Sudan has launched a COVID-19 intervention programme that would enable those suffering the disease to be treated in their homes using videoconferencing technology.

This initiative relies on a Sudanese medical students volunteer partnership that builds on the campaign by Sudanese American doctors to reduce COVID-19’s toll on communities, hospitals and clinics.

The existing Community Medical Response Team (CMRT) programme, set up during the height of COVID-19 in 2020, will use the ECHO telementoring model to connect medical students, graduates, and trainees with highly experienced providers and other experts in virtual learning communities that share best practices and support for treating patients with COVID-19 in their homes. This will help reduce the virus’s toll on local communities while alleviating the pressure on hospitals and care centers struggling to deal with Sudan’s worsening crisis, which the Ministry of Health has described as “dire.”

“We are privileged and excited to help reduce sickness and suffering in Sudan, where COVID-19 is challenging an already weakened health system, overwhelming the capacity of hospitals and doctors to care for patients,” Sanjeev Arora, Founder and Director of Project ECHO said.

The programme, Project ECHO, founded in 2003, uses videoconferencing technology in a collaborative model of education and care management that empowers learners to implement evidence-based safety and quality practices to improve care and outcomes.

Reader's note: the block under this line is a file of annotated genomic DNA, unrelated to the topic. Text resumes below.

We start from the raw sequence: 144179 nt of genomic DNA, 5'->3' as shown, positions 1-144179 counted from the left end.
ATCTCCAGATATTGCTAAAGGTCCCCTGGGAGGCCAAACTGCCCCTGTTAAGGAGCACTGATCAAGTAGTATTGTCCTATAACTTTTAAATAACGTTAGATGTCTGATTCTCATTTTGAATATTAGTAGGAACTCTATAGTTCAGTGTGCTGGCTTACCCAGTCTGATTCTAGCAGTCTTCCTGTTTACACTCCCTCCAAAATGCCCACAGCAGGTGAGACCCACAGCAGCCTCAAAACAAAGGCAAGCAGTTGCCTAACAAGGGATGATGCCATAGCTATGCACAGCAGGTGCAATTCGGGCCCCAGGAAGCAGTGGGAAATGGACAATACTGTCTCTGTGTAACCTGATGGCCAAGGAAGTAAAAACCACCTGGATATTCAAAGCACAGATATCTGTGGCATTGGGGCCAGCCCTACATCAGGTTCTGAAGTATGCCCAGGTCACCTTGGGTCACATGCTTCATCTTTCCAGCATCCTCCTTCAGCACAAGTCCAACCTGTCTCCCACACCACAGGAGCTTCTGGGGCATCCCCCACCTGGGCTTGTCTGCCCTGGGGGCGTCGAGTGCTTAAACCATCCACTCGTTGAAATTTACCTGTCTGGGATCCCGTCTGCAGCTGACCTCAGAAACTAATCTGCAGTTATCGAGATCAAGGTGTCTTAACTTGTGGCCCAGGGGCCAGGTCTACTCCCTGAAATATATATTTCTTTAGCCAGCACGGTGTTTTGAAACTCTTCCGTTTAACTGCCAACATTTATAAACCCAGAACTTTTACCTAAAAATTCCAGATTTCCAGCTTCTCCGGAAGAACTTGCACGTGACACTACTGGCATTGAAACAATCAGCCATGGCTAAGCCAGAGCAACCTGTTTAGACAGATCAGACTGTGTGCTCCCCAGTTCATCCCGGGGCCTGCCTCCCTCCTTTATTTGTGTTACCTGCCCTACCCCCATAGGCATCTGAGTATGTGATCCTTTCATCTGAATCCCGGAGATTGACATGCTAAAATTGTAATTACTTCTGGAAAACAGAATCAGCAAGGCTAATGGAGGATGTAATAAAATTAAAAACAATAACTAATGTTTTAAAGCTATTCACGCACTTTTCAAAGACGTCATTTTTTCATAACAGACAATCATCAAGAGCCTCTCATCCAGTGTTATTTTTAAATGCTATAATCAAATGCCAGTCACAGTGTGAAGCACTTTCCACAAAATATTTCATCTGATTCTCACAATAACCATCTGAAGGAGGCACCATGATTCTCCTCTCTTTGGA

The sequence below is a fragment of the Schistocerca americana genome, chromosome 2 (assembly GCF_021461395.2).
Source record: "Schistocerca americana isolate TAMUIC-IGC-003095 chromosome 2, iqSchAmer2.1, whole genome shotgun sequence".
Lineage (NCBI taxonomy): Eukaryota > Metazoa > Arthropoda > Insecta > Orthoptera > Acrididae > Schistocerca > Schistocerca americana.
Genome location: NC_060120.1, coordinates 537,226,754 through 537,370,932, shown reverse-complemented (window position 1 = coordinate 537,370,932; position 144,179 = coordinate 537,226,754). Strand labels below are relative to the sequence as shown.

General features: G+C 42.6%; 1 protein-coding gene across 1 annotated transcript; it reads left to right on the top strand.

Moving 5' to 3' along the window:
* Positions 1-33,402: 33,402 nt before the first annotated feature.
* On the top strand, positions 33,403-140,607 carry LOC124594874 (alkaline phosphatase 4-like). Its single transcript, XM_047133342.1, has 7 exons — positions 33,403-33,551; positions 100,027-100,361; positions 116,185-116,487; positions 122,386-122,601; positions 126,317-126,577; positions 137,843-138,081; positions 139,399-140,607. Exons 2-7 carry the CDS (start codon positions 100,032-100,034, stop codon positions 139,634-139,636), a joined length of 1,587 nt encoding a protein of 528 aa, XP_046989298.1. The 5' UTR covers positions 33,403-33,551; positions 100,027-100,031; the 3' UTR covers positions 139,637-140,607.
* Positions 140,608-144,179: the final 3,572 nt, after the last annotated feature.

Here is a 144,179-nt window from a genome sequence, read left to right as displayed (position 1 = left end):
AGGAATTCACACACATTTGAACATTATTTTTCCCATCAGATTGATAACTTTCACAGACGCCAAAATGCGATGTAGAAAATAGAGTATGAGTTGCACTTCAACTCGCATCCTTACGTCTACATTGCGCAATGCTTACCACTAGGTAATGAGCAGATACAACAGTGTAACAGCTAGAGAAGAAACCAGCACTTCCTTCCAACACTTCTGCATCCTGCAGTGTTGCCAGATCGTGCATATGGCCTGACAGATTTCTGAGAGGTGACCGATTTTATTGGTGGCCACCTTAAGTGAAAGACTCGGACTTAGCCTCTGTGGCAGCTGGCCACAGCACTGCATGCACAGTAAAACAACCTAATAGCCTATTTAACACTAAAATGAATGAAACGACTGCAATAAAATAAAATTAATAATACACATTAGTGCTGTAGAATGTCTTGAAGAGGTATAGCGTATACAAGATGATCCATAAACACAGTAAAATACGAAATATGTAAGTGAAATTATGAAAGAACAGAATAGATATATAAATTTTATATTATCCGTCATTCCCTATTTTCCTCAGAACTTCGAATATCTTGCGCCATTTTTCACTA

The project has worked with partners worldwide to support a global COVID-19 response since the start of the pandemic comprising Project ECHO, the global telementoring initiative based at the University of New Mexico Health Sciences Center in Albuquerque; the University of Nebraska Medical Center (UNMC); the Sudanese American Medical Association (SAMA) and Sudan NextGen (SNG), which are both part of the Coalition of Sudanese Organizations against COVID-19 (the coalition); and the Sudanese Federal Ministry of Health (MoH).

“When COVID-19 was declared a worldwide pandemic, my thoughts immediately went to Sudan. We had to do something. Today, we are thrilled to be part of a vibrant movement that leverages the passion and energy of medical students and young doctors to help their communities through this terrible time,” Nada Fadul, an infectious disease physician at University of Nebraska said.

Dr. Fadul and other Sudanese physicians living in Ireland, Canada, Australia, and the United States began working with the coalition in 2020. The coalition’s efforts during the first wave of the pandemic covered everything from training healthcare providers on proper use of personal protective equipment (PPE) to pregnancy care during the pandemic, as well as efforts to provide PPE and other medical supplies.

Over the past four months, they have worked with other Sudanese physicians, including Mohamed Khogali in Saudi Arabia, and trained more than 120 medical and healthcare students in over 50 Sudanese neighborhoods to manage patients with COVID-19 in their homes. The CMRT trainings focus on the principles of home management for mild to moderate cases; home isolation and quarantine methods; and identifying life-threatening symptoms that require immediate medical attention.

“Since the start of the COVID-19 pandemic, medical schools in Sudan have been closed, so many students were just sitting at home. They wanted to do something, but they didn’t know what to do or how do to it safely. In addition to the impact they’re having on patients, students benefit from pursuing their learning in a hands-on way. When they return to their classrooms, they will be better equipped to take on new challenges,” Fadul said.





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